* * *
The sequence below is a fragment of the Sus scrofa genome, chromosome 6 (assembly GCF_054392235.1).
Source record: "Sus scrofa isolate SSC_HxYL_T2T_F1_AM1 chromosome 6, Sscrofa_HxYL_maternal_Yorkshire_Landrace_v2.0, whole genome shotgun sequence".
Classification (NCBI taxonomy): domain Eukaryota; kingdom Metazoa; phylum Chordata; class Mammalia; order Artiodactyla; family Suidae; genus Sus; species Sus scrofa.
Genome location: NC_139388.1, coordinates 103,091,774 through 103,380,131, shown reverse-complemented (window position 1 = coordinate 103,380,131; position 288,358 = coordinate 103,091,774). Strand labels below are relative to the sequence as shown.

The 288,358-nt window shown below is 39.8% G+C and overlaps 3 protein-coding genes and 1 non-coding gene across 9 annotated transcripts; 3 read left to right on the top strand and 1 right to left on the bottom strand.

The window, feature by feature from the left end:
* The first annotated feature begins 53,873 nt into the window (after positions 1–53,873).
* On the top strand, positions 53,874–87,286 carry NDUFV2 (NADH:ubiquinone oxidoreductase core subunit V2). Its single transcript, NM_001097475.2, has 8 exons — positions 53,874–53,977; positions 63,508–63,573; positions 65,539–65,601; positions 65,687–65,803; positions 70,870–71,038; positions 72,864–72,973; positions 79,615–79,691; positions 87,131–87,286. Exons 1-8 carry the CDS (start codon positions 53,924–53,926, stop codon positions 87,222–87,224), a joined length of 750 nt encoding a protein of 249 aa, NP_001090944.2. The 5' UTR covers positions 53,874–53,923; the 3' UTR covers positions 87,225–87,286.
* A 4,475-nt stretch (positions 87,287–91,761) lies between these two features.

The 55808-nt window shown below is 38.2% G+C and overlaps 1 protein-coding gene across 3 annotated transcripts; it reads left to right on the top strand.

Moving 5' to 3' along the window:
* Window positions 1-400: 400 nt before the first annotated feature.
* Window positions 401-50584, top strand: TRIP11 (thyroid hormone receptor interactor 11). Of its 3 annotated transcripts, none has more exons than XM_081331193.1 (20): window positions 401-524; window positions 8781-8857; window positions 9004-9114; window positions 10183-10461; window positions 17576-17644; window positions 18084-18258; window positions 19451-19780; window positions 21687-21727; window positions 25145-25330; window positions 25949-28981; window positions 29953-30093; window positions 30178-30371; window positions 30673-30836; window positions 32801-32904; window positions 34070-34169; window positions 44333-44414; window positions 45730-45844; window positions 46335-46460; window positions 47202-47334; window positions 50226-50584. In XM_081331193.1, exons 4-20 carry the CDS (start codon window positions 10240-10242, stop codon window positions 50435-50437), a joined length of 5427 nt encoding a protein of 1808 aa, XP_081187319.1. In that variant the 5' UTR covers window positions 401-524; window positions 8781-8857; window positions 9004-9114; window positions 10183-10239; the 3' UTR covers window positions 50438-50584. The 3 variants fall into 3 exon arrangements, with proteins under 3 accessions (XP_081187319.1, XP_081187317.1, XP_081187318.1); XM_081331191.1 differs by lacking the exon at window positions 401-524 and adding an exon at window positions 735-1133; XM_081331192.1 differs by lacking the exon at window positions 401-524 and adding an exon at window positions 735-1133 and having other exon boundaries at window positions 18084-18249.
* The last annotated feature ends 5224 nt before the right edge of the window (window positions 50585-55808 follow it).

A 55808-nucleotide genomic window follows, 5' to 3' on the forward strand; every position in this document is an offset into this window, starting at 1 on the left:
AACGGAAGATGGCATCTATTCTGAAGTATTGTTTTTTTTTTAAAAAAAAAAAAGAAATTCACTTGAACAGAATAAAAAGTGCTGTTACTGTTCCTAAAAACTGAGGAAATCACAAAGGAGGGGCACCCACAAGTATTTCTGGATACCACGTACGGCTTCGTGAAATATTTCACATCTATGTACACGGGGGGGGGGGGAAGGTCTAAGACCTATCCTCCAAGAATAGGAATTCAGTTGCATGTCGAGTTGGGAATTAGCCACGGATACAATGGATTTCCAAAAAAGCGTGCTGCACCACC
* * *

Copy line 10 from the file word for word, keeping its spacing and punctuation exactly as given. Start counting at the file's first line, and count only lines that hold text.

The 55808-nt window shown below is 38.2% G+C and overlaps 1 protein-coding gene across 3 annotated transcripts; it reads left to right on the top strand.